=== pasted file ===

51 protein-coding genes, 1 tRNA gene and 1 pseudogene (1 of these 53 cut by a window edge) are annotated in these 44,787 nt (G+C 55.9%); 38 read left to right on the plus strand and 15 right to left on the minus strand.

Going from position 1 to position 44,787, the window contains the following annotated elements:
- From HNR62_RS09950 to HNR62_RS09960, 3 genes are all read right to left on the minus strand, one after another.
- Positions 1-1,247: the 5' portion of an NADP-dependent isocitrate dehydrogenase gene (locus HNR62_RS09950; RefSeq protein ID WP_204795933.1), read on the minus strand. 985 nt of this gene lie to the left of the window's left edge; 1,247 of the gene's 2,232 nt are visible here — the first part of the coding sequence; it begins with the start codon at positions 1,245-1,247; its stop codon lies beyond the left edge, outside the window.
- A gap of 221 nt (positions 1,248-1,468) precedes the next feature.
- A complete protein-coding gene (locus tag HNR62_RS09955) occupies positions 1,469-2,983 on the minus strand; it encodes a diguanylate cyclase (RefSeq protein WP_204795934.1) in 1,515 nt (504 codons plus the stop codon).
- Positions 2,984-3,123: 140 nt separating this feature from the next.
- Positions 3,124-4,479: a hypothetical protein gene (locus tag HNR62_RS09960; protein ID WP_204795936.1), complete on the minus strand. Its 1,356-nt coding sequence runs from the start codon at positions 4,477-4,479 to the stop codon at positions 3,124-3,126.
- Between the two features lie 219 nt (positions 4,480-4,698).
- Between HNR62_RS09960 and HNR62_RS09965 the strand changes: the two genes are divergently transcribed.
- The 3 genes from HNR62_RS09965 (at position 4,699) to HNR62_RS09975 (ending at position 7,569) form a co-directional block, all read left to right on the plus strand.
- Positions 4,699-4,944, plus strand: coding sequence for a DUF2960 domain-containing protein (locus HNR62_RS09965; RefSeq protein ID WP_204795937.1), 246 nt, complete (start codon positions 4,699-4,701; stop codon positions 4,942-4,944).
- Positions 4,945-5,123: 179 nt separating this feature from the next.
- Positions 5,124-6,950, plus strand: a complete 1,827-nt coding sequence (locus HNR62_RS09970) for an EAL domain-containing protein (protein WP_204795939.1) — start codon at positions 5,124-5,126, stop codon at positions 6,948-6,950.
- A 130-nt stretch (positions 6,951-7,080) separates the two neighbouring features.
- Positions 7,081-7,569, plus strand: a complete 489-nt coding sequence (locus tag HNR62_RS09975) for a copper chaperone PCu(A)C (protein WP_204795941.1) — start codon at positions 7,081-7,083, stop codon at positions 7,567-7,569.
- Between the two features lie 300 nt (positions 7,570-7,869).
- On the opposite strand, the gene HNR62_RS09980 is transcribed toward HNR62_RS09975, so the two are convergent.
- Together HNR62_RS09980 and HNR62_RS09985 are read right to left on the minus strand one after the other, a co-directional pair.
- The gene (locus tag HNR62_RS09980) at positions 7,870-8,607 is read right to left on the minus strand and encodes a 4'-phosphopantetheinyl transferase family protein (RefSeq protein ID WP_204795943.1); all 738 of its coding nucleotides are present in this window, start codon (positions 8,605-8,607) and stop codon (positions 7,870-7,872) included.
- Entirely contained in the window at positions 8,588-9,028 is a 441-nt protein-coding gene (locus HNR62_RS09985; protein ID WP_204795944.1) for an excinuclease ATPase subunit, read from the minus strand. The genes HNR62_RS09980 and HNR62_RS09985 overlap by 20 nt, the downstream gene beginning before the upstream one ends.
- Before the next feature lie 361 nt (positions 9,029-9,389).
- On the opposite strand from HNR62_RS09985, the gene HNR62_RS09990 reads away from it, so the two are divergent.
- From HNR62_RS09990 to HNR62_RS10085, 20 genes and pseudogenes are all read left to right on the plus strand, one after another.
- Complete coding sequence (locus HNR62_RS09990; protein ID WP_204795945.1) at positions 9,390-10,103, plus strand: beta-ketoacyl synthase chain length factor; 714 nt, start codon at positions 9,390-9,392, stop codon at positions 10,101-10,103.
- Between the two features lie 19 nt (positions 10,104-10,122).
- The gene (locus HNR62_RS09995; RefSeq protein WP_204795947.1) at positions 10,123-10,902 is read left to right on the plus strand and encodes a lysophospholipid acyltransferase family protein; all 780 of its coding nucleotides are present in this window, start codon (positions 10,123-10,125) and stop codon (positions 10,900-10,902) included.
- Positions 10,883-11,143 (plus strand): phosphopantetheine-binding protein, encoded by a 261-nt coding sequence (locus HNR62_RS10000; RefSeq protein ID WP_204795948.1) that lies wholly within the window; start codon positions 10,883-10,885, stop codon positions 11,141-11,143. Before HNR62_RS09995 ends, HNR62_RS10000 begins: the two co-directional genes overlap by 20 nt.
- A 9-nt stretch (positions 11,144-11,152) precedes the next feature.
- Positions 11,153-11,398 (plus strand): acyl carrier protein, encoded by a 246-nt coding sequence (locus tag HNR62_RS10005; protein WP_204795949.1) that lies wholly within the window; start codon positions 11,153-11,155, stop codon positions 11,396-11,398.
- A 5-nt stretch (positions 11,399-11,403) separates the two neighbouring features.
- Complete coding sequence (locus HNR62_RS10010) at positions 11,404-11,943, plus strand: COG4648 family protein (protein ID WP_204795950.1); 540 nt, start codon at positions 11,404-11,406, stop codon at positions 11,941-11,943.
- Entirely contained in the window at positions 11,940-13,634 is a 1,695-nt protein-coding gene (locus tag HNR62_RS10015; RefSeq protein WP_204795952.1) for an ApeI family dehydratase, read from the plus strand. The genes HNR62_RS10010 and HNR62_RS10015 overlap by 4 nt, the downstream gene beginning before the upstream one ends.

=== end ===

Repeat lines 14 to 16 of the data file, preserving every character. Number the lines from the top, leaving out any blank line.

- Positions 5,124-6,950, plus strand: a complete 1,827-nt coding sequence (locus HNR62_RS09970) for an EAL domain-containing protein (protein WP_204795939.1) — start codon at positions 5,124-5,126, stop codon at positions 6,948-6,950.
- A 130-nt stretch (positions 6,951-7,080) separates the two neighbouring features.
- Positions 7,081-7,569, plus strand: a complete 489-nt coding sequence (locus tag HNR62_RS09975) for a copper chaperone PCu(A)C (protein WP_204795941.1) — start codon at positions 7,081-7,083, stop codon at positions 7,567-7,569.